The science of peace
Western science has grounded itself in materiality, but can we move towards realising an immaterial science of compassion, peace and democracy?
Necessity was the mother of all inventions.
In the 21st century, inventions have altogether become technological, and the needs are more systemically produced through science. Modern science is no longer a sacred wand, which the West used as an instrument to conquer the rest of the world during the beginning of the Enlightenment era. The West (both the cartographic and the psychological West within us) has failed and how! It is confronting not just an economic, social and ecological crisis but an epistemological crisis, a reality with which most of its scientists and philosophers choose not to agree.
It reminds me of what the Portuguese legal philosopher Boaventura dos Santos once popularly remarked, "Europe and Global North in general or for that matter the Global West has not much to teach to the world these days." The more tragic thing he said was, "It is incapable of learning from the experiences of the world."
Can the 21st century be a mark of the celebration of reverence for irreverence, the Dalai Lama recently asked at an event in Bhubaneswar, Odisha, where he received a humanitarian award. He spoke, with that smile that is a constant on his face, about the need for a more compassionate and peace-loving science. He felt that science as a method of seeking truth and the corollary scientific inventions are Janus-faced without any sense of peace and democracy.
What he was asking was—can science talk about peace, compassion and democracy?
Here was a Tibetan monk and a spiritual leader who spoke about compassion, peace and democracy in the same breath as science. That moment, I imagined him watching the grandest of Kumbh Mela for science, the Indian Science Congress. I could hear him giggling and mischievously asking each presenter, "Will your science add happiness to humanity? Does it take into consideration the universal responsibility that each one of us shares in creating a more compassionate and peaceful earth? "
Sometimes I wonder why the Indian Science Congress has never invited a Dalai Lama or a Desmond Tutu, the South African Bishop, for a discussion. We won't until we stop obsessing about the scientists who speak the language of Western science within the boundaries of the developmental paradigm.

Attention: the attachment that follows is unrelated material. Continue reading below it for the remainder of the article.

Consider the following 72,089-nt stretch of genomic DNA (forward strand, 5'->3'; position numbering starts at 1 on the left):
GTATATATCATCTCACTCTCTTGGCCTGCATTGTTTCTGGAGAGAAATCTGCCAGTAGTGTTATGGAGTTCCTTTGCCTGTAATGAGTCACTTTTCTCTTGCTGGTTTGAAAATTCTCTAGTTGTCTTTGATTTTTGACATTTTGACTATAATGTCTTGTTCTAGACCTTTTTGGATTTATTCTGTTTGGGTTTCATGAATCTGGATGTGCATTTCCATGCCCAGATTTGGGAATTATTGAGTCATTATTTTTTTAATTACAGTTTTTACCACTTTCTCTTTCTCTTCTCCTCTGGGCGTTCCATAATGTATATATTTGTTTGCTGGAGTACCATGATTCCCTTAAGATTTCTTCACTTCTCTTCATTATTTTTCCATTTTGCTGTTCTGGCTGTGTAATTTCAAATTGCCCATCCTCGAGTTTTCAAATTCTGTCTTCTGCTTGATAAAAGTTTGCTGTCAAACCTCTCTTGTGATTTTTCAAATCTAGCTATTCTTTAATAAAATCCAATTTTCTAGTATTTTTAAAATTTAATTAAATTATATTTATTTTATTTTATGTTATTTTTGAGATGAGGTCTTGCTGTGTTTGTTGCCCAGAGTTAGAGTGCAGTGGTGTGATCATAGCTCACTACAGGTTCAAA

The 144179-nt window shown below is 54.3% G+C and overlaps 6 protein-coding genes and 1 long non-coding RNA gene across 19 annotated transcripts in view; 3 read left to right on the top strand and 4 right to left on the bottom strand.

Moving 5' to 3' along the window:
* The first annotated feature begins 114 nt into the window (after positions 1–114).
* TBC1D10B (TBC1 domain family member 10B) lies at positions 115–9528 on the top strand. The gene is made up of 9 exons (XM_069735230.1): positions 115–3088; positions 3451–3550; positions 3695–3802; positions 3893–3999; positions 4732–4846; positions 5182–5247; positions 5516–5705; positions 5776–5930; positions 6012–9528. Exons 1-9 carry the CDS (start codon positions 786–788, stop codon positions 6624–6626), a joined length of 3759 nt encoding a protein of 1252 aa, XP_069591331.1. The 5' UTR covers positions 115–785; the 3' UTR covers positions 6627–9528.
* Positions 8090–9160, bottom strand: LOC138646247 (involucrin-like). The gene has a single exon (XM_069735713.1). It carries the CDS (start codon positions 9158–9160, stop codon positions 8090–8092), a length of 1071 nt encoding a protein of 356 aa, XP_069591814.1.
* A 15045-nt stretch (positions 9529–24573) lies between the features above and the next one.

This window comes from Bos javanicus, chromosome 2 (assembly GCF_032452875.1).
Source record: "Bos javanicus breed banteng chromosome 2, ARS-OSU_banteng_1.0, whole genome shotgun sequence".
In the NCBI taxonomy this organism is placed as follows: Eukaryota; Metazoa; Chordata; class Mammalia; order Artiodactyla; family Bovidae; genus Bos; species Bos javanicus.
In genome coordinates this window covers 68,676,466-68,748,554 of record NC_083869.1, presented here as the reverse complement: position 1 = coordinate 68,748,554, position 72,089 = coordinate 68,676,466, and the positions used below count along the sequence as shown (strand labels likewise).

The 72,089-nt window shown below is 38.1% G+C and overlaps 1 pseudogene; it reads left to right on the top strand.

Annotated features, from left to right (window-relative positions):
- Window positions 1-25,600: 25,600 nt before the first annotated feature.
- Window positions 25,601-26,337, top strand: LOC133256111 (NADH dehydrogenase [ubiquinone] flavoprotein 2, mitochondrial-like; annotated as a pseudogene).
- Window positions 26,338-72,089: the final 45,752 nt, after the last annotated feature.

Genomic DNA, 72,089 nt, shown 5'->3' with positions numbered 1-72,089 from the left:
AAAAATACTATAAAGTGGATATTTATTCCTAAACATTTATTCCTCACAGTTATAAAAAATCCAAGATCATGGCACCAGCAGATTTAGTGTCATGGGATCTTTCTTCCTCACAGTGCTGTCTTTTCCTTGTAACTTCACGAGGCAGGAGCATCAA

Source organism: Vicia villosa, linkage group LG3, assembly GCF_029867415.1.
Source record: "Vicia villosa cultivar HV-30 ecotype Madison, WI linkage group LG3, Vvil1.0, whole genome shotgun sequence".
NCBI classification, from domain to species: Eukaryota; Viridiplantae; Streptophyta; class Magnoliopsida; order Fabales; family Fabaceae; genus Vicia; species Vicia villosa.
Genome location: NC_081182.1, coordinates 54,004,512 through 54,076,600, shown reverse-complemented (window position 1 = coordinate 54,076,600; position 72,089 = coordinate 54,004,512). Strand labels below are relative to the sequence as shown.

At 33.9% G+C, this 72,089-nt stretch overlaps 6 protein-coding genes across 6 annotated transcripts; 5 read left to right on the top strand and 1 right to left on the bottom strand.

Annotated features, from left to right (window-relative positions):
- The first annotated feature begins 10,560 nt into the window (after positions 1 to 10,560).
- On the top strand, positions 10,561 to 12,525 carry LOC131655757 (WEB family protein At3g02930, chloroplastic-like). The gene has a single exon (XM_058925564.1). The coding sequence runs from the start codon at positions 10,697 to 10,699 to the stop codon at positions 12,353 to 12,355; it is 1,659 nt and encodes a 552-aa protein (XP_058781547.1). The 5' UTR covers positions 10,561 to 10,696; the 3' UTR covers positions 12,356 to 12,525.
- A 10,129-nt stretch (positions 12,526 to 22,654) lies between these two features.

The grand circus of science has already created enough jingoism in its last several editions, aka Hinduisation of science or inducing scientific methods as a way of seeking truth into the everydayness of life. Scientists somehow think that their science is some sort of an idea for liberation. Ironically, it's just an act where one overthrows an oppressor to recreate his own oppression.
Fundamentally, science does not allow any other notion of truth to survive. Modi's understanding of science and technology is a classic example of this. Modi, to a great extent, confuses science with technology and therefore, we see him often demanding scientists to be more profitable. Science is no sacred cow; it legitimises the greed of the elite through the statist idea of a developmental project. The holy nexus between science and the State is nothing but an extension of the Hobbesian project to manufacture the idea of a mass society of equal individuals who think alike.
What is their reply as a scientist and as a citizen to a Hiroshima, to a Nagasaki, to a Bhopal, to a Narmada, to the situation of tribals, to the crisis in agriculture and crafts, to a Rohingya situation and other forms of violence that has its roots in the theories of modern science. India's foremost intellectual thinker, Shiv Visvanathan rightly said, "We are a strangely hypocritical society where our scholars and intellectuals talk at length on how the West decimated tribes and native people but refuse to admit how we submit our own people to an equivalent savaging". The nexus between scientific institutions, corporations and nation-states have become so strong that we need to ask what is science and for whose benefit is science being practised as a discipline?
The upcoming 105th edition of the Indian Science Congress is another act of illiteracy. This year's theme, 'Reaching the Unreached' through science and technology is nothing but an act of epistemicide. It reinforces the developmental agenda whereby all the other knowledge cultures are deemed irrelevant. The theme is an invitation to extend the scientific gaze of the State to take control of people's resources and minds.
The question that I want to raise is—how can science achieve global social justice without achieving global cognitive justice?
The current President of the 105th Indian Science Congress, Achyuta Samanta, a well-known philanthropist, who recently received the President's award for child welfare, uses science as a technological fix for poverty when the crisis is epistemological in nature. So, you see him speaking about mainstreaming tribal children through education. Education almost becomes a methodological act which performs the ritual of mainstreaming tribal children in the name of poverty reduction and empowerment.
How can such a notion of education which has its epistemological basis in modern science talk about knowledge democracy? Herein lies the paradox of science and democracy.